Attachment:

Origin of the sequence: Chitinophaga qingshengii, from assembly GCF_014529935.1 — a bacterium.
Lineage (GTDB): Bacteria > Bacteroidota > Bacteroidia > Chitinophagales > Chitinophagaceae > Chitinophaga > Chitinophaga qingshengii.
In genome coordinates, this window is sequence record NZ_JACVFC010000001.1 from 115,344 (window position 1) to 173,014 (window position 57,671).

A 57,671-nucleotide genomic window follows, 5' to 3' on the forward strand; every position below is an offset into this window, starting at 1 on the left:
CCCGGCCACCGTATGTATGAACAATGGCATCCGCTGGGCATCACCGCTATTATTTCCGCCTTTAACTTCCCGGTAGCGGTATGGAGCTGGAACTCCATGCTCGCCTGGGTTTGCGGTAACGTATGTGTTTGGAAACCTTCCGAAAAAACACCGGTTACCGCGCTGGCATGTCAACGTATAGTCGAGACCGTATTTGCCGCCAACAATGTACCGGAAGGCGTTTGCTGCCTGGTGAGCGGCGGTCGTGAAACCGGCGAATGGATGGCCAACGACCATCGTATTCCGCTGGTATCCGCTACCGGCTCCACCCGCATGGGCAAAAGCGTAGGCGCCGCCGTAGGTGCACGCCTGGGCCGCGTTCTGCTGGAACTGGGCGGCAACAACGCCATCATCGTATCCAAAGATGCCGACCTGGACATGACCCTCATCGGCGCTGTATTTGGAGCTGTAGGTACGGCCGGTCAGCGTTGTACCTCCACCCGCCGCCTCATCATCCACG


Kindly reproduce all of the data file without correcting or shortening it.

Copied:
Origin of the sequence: Chitinophaga qingshengii, from assembly GCF_014529935.1 — a bacterium.
Lineage (GTDB): Bacteria > Bacteroidota > Bacteroidia > Chitinophagales > Chitinophagaceae > Chitinophaga > Chitinophaga qingshengii.
In genome coordinates, this window is sequence record NZ_JACVFC010000001.1 from 115,344 (window position 1) to 173,014 (window position 57,671).

A 57,671-nucleotide genomic window follows, 5' to 3' on the forward strand; every position below is an offset into this window, starting at 1 on the left:
CCCGGCCACCGTATGTATGAACAATGGCATCCGCTGGGCATCACCGCTATTATTTCCGCCTTTAACTTCCCGGTAGCGGTATGGAGCTGGAACTCCATGCTCGCCTGGGTTTGCGGTAACGTATGTGTTTGGAAACCTTCCGAAAAAACACCGGTTACCGCGCTGGCATGTCAACGTATAGTCGAGACCGTATTTGCCGCCAACAATGTACCGGAAGGCGTTTGCTGCCTGGTGAGCGGCGGTCGTGAAACCGGCGAATGGATGGCCAACGACCATCGTATTCCGCTGGTATCCGCTACCGGCTCCACCCGCATGGGCAAAAGCGTAGGCGCCGCCGTAGGTGCACGCCTGGGCCGCGTTCTGCTGGAACTGGGCGGCAACAACGCCATCATCGTATCCAAAGATGCCGACCTGGACATGACCCTCATCGGCGCTGTATTTGGAGCTGTAGGTACGGCCGGTCAGCGTTGTACCTCCACCCGCCGCCTCATCATCCACG